If all goes according to plan, we’ll be hearing about animal cognition, art conservation and mapping the solar system and near earth objects.
First up, we have Alex Taylor, a lecturer at Auckland Uni’s School of Psychology, who asks ‘What can tool-making crows teach us about the evolution of human intelligence?’  We don’t want to crow about it too much, but this should be a good talk. :)
Our second speaker is Sarah Thompson who spends a lot of time pointing lasers at art pigments to learn about how paintings fade from exposure to light. Sarah will be shedding light on some cool discoveries and techniques used in the art conservation science.
And then we have Applied Mathematician Philip Sharp whose research centers on the use of computer methods to simulate physical processes that vary with time.  Philip will be taking us through the ramifications of the latest news to hand, namely:  “Large asteroid  hits Nectar bar”.  The chances of a large asteroid colliding with Earth are very small, but as the dinosaurs found out, if one hits the effects are catastrophic. What could happen? what we can do to prevent a collision? would an evacuation of greater Auckland would work? (My guess is no, btw)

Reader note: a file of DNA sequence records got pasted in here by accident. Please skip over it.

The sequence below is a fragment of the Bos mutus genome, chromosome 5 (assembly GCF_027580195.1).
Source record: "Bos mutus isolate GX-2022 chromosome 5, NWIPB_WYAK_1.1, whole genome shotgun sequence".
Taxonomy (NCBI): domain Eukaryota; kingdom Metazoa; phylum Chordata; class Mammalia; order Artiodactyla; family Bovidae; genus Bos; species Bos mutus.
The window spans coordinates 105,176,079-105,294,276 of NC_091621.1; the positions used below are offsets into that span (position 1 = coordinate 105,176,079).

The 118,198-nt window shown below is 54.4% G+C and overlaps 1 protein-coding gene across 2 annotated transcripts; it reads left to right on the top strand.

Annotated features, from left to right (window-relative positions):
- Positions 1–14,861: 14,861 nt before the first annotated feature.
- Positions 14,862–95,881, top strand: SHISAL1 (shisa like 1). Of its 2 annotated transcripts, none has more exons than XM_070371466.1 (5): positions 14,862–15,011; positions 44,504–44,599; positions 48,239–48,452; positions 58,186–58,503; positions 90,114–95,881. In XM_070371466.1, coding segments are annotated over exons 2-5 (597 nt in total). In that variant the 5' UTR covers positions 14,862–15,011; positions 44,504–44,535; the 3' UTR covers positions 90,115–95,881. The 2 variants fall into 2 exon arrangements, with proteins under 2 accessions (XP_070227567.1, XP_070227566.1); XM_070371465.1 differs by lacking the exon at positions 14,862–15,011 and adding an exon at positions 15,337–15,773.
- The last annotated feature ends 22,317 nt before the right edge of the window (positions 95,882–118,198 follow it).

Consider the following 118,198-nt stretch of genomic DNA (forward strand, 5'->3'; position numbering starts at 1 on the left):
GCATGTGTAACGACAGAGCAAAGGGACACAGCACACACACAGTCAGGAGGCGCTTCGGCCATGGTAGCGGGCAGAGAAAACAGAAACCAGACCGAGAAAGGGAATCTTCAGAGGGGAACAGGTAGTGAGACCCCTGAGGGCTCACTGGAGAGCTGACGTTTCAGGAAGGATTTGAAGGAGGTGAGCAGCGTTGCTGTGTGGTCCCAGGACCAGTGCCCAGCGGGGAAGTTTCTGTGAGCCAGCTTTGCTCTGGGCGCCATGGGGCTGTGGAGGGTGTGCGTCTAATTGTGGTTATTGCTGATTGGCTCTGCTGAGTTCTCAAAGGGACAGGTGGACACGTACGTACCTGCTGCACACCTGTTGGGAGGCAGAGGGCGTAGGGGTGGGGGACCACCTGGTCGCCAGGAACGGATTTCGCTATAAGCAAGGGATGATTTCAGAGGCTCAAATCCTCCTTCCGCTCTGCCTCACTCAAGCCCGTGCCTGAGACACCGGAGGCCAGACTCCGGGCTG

Gather your geeky and your nerdy. Bring people who like learning and beer. Nectar, in Kingsland at 6:30pm, Tuesday the 4th of June (it’s free).

Nerdnite – Chapter 7

Back to it. nerdnite returns, same bat-time, same bat-channel, with a technologically orientated evening on Tuesday May the 7th at Nectar, above the Kingslander in … Kingsland. Materials science, 3d printing and differential analysers (google them, they’re awesome machines).First up, we have Shaun Hendy, visiting us all the way from Wellington. Shaun is a physicist by trade, specialising in nanotech and materials science, and will be speaking about economics, science and innovation in his talk entitled “Get Off the Grass”.